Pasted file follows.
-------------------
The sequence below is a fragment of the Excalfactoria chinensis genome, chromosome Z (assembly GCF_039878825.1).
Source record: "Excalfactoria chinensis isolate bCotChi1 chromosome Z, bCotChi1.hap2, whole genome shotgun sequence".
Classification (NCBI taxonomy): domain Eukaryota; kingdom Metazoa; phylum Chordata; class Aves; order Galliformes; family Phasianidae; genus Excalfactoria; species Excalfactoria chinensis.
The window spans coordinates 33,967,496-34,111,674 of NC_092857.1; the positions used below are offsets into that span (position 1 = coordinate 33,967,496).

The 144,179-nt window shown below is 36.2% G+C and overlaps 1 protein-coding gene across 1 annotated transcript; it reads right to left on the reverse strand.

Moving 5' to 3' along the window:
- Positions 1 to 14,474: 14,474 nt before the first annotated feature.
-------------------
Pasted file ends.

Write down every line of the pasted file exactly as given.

The sequence below is a fragment of the Excalfactoria chinensis genome, chromosome Z (assembly GCF_039878825.1).
Source record: "Excalfactoria chinensis isolate bCotChi1 chromosome Z, bCotChi1.hap2, whole genome shotgun sequence".
Classification (NCBI taxonomy): domain Eukaryota; kingdom Metazoa; phylum Chordata; class Aves; order Galliformes; family Phasianidae; genus Excalfactoria; species Excalfactoria chinensis.
The window spans coordinates 33,967,496-34,111,674 of NC_092857.1; the positions used below are offsets into that span (position 1 = coordinate 33,967,496).

The 144,179-nt window shown below is 36.2% G+C and overlaps 1 protein-coding gene across 1 annotated transcript; it reads right to left on the reverse strand.

Moving 5' to 3' along the window:
- Positions 1 to 14,474: 14,474 nt before the first annotated feature.